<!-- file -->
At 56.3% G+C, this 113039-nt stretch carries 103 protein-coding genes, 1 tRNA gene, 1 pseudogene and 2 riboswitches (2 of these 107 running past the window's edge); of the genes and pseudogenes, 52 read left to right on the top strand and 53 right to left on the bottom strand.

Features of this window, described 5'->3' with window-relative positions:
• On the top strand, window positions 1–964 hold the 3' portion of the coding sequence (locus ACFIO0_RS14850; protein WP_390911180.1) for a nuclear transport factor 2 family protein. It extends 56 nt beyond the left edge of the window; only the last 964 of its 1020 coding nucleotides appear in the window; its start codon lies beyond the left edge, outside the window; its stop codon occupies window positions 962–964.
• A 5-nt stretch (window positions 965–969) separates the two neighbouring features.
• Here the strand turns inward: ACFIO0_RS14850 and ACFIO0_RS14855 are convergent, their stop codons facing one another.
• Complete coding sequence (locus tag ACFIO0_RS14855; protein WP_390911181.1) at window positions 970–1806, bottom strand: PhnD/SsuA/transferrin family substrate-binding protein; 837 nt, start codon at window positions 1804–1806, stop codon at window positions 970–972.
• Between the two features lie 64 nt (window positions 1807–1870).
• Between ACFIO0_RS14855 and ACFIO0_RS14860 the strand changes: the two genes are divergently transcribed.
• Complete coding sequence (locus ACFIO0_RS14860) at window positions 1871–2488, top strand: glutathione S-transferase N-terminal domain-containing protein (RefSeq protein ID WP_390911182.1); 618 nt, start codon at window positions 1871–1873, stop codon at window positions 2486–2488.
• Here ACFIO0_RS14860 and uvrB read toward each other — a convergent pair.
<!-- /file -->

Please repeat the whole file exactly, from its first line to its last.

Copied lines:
At 56.3% G+C, this 113039-nt stretch carries 103 protein-coding genes, 1 tRNA gene, 1 pseudogene and 2 riboswitches (2 of these 107 running past the window's edge); of the genes and pseudogenes, 52 read left to right on the top strand and 53 right to left on the bottom strand.

Features of this window, described 5'->3' with window-relative positions:
• On the top strand, window positions 1–964 hold the 3' portion of the coding sequence (locus ACFIO0_RS14850; protein WP_390911180.1) for a nuclear transport factor 2 family protein. It extends 56 nt beyond the left edge of the window; only the last 964 of its 1020 coding nucleotides appear in the window; its start codon lies beyond the left edge, outside the window; its stop codon occupies window positions 962–964.
• A 5-nt stretch (window positions 965–969) separates the two neighbouring features.
• Here the strand turns inward: ACFIO0_RS14850 and ACFIO0_RS14855 are convergent, their stop codons facing one another.
• Complete coding sequence (locus tag ACFIO0_RS14855; protein WP_390911181.1) at window positions 970–1806, bottom strand: PhnD/SsuA/transferrin family substrate-binding protein; 837 nt, start codon at window positions 1804–1806, stop codon at window positions 970–972.
• Between the two features lie 64 nt (window positions 1807–1870).
• Between ACFIO0_RS14855 and ACFIO0_RS14860 the strand changes: the two genes are divergently transcribed.
• Complete coding sequence (locus ACFIO0_RS14860) at window positions 1871–2488, top strand: glutathione S-transferase N-terminal domain-containing protein (RefSeq protein ID WP_390911182.1); 618 nt, start codon at window positions 1871–1873, stop codon at window positions 2486–2488.
• Here ACFIO0_RS14860 and uvrB read toward each other — a convergent pair.